Golden Fleece


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Related to Golden Fleece: Jason and the Golden Fleece

Golden Fleece,

in Greek mythology, the magic fleece of the winged ram that saved Phrixus and Helle, the children of Nephele and Athamas, from the jealousy of Ino, Athamas' second wife. The ram flew to ColchisColchis
, ancient country on the eastern shore of the Black Sea and in the Caucasus region. Centered about the fertile valley of the Phasis River (the modern Rion), Colchis corresponds to the present-day region of Mingrelia in Georgia.
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, but Helle fell into the sea, which was thereafter known as the Hellespont. Phrixus arrived safely, sacrificed the ram, and hung its fleece in a wood guarded by a dragon. The ram became the constellation AriesAries
[Lat.,=the ram], constellation lying on the ecliptic (the sun's apparent path through the heavens) between Taurus and Pisces; it is one of the constellations of the zodiac. It contains the bright star Hamal (Alpha Arietis).
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. Phrixus married a daughter of King Aeëtes of Colchis and begot Argus and three other sons. The quest of JasonJason,
in Greek mythology, son of Aeson. When Pelias usurped the throne of Iolcus and killed (or imprisoned) Aeson and most of his descendants, Jason was smuggled off to the centaur Chiron, who reared him secretly on Mt. Pelion.
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 and the Argonauts was for this fleece. The legend of the Golden Fleece may have some basis in reality. Ancient Colchis is the modern Georgian region of Mingrelia, and in neighboring Svanetia, inland in the Caucasus, miners have for centuries used sheepskins to collect gold grains and flakes from mountain streams.

Golden Fleece

 

in ancient Greek mythology, the golden skin of the ram on whose back the children of the Orchomenian king Athamas, Phrixus and Helle, set out for the shores of Asia in order to escape from their stepmother’s persecutions. On the way Helle fell into the sea which since that time, supposedly, has been called the Hellespont, or “Helle’s sea” (the modern Dardanelles). Having reached land safely, Phrixus came to the country of Aea, which the ancient Greeks knew as Colchis (present-day western Georgia). Here, he sacrificed the ram to Zeus, but he removed the fleece and presented it to the king of Colchis, Aeetes. Later, the golden fleece, which was guarded by a dragon, was stolen and carried off to Greece by the Argonauts, led by Jason. The myth of the golden fleece reflects the history of the early links between ancient Greece and the Caucasus. According to legend gold was extracted in the Caucasus by dipping a ram’s skin in the waters of a gold-bearing river. The fleece, on which particles of gold had settled, then became very valuable.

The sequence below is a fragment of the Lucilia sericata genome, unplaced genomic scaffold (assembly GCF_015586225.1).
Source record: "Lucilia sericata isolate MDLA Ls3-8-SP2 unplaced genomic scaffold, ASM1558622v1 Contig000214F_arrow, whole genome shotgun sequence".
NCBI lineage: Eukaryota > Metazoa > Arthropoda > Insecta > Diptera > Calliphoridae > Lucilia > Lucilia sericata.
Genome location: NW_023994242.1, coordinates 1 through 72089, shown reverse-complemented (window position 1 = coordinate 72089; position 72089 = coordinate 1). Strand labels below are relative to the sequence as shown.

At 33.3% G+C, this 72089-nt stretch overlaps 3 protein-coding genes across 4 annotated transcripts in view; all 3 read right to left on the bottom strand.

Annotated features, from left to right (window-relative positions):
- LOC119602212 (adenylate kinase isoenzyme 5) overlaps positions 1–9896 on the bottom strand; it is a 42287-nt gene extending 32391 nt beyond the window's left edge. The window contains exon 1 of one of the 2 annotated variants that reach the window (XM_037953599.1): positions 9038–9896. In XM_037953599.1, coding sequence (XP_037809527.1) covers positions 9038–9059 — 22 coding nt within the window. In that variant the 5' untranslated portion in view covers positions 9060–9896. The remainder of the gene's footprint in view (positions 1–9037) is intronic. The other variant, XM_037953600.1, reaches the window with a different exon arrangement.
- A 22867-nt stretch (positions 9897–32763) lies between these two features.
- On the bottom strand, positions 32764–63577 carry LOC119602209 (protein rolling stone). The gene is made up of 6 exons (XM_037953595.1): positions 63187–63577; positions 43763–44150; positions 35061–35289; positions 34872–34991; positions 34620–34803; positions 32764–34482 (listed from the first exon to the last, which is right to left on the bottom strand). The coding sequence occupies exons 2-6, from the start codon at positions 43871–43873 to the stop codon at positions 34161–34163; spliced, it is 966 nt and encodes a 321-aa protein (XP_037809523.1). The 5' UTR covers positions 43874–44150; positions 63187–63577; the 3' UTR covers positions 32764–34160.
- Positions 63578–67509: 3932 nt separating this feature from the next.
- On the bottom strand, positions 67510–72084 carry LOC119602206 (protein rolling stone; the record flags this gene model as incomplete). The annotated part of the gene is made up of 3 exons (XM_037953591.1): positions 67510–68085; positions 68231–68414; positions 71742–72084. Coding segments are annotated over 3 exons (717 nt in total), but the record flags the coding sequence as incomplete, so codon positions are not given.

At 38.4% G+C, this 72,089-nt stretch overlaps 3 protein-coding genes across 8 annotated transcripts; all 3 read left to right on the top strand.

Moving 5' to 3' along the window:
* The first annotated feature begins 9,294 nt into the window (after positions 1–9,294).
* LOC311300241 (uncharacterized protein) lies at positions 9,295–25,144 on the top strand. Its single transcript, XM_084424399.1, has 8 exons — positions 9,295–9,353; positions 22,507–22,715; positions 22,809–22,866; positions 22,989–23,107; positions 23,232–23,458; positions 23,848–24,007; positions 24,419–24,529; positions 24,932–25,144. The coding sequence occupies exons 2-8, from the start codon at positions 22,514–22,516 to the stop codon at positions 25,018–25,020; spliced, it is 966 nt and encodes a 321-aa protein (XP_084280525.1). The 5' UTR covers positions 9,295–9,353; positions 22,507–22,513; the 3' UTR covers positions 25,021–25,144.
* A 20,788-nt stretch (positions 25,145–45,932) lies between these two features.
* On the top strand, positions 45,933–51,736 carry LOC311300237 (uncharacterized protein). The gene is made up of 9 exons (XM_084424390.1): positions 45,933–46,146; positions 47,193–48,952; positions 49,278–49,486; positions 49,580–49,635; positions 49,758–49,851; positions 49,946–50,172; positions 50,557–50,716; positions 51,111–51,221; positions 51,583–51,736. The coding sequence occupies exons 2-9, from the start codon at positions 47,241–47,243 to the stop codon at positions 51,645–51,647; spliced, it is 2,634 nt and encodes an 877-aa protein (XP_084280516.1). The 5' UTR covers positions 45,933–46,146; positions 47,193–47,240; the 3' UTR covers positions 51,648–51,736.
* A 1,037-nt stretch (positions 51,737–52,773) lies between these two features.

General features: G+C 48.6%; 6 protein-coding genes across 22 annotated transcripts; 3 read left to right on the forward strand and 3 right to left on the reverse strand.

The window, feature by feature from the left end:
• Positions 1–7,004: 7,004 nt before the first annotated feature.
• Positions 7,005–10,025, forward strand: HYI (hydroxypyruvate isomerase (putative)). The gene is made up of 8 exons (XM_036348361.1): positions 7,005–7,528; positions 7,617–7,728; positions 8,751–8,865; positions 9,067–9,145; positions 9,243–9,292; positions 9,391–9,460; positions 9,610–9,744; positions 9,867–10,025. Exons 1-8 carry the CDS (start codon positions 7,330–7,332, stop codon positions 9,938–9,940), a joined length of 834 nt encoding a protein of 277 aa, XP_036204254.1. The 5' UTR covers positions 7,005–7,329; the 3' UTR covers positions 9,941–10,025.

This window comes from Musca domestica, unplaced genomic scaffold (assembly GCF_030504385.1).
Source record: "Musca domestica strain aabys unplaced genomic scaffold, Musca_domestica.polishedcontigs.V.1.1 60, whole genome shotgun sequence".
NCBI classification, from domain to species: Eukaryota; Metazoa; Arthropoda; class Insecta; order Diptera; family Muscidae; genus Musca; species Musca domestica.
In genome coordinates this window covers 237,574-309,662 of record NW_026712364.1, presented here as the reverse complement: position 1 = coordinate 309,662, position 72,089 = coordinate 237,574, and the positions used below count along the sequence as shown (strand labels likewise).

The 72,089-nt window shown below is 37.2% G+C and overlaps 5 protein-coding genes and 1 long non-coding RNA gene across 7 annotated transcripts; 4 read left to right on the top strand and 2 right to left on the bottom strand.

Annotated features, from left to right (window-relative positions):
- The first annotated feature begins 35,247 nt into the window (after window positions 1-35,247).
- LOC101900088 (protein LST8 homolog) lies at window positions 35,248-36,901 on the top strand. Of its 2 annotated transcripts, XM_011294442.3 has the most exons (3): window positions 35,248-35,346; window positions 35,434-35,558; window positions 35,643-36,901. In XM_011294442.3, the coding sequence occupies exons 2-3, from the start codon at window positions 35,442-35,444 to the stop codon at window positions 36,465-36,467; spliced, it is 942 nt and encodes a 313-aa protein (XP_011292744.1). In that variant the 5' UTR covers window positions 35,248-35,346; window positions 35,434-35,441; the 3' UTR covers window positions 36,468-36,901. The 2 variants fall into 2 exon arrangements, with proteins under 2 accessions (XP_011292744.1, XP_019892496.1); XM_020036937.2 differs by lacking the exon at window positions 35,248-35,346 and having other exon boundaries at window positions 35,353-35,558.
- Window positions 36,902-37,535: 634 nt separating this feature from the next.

Golden Fleece

pelt of winged ram sought by Jason and Argonauts. [Rom. Legend: Zimmerman, 113]
See: Quest

Golden Fleece

fleece of pure gold from a winged ram, stolen from Colchis by Jason and the Argonauts. [Gk. Myth.: Benét, 406]
References in classic literature ?
But Jason had set his heart steadfastly on getting the Golden Fleece; and I positively doubt whether he would have gone back without it, even had he been certain of finding himself turned into a red-hot cinder, or a handful of white ashes, the instant he made a step farther.
In a moment all the sons of the dragon's teeth appeared to take Jason for an enemy; and crying with one voice, "Guard the Golden Fleece!" they ran at him with uplifted swords and protruded spears.
"And, to tell you the truth, princess, the Golden Fleece does not appear so well worth the winning, after what I have here beheld!"
"True, the Golden Fleece may not be so valuable as you have thought it; but then there is nothing better in the world; and one must needs have an object, you know.
And now I solicit your majesty's permission to encounter the dragon, that I may take down the Golden Fleece from the tree, and depart, with my nine and forty comrades."
I forbid you, on pain of death, to make any more attempts to get the Golden Fleece. To speak my mind plainly, you shall never set eyes on so much as one of its glistening locks."
He could think of nothing better to be done than to summon together his forty-nine brave Argonauts, march at once to the Grove of Mars, slay the dragon, take possession of the Golden Fleece, get on board the Argo, and spread all sail for Iolchos.
"Will he give you the Golden Fleece, without any further risk or trouble?"
And he forbids me to make any more attempts, and positively refuses to give up the Golden Fleece, whether I slay the dragon or no."
The Golden Fleece you shall have, if it lies within the power of my enchantments to get it for you.
At the appointed hour you might again have seen Prince Jason and the Princess Medea, side by side, stealing through the streets of Colchis, on their way to the sacred grove, in the center of which the Golden Fleece was suspended to a tree.
He was rushing straight towards the Golden Fleece, when suddenly there was a frightful hiss, and the immense head and half the scaly body of the dragon was thrust forth (for he was twisted round the trunk of the tree on which the Fleece hung), and seizing the poor antelope, swallowed him with one snap of his jaws.

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